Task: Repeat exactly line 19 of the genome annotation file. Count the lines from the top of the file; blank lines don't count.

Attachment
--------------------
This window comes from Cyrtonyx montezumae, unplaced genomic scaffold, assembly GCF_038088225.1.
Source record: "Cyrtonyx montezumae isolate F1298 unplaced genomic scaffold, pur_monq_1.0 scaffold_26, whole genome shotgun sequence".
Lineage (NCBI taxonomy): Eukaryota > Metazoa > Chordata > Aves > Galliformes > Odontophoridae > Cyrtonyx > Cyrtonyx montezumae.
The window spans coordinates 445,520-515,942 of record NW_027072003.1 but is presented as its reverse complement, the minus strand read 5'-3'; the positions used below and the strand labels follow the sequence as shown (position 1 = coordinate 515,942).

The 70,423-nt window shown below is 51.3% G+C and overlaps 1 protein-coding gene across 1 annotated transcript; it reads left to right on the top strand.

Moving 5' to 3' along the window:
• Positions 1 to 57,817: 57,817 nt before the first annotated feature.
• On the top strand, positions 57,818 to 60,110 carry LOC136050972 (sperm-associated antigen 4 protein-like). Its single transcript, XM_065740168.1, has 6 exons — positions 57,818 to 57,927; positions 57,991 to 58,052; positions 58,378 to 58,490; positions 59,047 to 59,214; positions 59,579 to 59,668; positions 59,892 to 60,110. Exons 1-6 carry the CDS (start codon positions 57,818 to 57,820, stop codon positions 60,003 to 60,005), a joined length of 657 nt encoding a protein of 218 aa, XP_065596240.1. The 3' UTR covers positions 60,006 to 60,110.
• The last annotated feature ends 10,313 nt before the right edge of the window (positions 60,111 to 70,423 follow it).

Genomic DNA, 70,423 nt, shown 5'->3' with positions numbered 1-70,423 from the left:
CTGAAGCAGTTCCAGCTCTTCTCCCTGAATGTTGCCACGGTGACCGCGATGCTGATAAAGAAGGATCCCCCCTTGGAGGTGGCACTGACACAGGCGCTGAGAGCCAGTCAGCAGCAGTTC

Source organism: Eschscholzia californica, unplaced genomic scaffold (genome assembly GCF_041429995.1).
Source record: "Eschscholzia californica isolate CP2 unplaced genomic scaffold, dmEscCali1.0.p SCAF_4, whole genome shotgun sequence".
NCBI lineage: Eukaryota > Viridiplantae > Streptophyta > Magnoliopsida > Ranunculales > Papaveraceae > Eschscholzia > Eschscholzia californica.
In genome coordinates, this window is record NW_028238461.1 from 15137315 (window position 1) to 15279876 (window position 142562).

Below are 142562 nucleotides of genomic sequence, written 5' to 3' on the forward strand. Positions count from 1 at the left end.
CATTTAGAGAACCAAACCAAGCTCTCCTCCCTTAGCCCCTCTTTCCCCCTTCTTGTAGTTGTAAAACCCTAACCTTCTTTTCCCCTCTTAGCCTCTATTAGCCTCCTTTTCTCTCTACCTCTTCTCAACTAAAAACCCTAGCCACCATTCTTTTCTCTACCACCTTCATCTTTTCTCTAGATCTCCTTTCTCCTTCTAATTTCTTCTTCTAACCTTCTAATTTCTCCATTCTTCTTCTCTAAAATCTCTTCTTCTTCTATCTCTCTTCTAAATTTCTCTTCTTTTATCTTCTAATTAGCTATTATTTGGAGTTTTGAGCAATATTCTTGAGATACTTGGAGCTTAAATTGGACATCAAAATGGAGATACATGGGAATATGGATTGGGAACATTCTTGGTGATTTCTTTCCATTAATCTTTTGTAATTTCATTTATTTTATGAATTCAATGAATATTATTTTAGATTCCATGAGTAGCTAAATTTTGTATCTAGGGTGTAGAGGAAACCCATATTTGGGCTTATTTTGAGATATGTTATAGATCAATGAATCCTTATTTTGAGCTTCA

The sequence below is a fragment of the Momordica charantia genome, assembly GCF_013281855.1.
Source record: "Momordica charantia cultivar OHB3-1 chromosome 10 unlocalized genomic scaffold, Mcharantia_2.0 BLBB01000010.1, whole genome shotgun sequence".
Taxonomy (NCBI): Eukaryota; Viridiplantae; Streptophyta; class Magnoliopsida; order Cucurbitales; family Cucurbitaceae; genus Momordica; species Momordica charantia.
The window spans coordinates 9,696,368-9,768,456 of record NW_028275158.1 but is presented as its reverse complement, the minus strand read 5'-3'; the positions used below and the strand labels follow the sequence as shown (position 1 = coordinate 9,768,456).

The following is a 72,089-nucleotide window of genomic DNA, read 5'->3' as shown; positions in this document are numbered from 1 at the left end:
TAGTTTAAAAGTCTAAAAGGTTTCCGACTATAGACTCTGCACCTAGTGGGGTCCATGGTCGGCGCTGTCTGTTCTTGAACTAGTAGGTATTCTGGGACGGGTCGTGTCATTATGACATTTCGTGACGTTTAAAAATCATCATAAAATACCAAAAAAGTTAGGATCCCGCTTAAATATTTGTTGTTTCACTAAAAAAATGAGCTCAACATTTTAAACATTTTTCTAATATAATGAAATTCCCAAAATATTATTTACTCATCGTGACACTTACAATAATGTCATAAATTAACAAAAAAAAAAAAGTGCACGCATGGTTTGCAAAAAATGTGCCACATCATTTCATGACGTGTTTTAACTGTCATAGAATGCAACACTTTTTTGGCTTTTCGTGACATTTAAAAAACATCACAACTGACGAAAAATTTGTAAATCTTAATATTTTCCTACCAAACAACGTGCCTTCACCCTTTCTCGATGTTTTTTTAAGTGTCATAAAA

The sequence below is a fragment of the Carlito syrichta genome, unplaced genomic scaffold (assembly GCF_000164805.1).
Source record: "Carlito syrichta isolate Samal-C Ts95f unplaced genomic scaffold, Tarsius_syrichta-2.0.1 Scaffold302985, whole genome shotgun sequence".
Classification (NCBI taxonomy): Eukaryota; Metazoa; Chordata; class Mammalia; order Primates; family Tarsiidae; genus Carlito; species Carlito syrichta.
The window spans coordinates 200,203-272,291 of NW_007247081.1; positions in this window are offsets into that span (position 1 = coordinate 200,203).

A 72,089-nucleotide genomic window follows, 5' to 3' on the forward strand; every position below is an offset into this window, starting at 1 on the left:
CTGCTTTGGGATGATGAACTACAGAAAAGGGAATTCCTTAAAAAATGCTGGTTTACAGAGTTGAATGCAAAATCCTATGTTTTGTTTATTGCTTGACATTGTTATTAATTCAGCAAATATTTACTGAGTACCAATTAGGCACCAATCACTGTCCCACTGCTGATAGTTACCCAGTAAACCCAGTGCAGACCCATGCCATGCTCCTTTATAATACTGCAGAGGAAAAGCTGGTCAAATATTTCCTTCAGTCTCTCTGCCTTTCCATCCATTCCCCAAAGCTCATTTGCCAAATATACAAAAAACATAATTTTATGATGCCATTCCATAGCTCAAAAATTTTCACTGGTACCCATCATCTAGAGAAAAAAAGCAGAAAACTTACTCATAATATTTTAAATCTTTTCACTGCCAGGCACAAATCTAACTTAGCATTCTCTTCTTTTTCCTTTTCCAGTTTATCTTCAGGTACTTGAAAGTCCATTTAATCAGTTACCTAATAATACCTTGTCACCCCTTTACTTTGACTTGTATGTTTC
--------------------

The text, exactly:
Source record: "Momordica charantia cultivar OHB3-1 chromosome 10 unlocalized genomic scaffold, Mcharantia_2.0 BLBB01000010.1, whole genome shotgun sequence".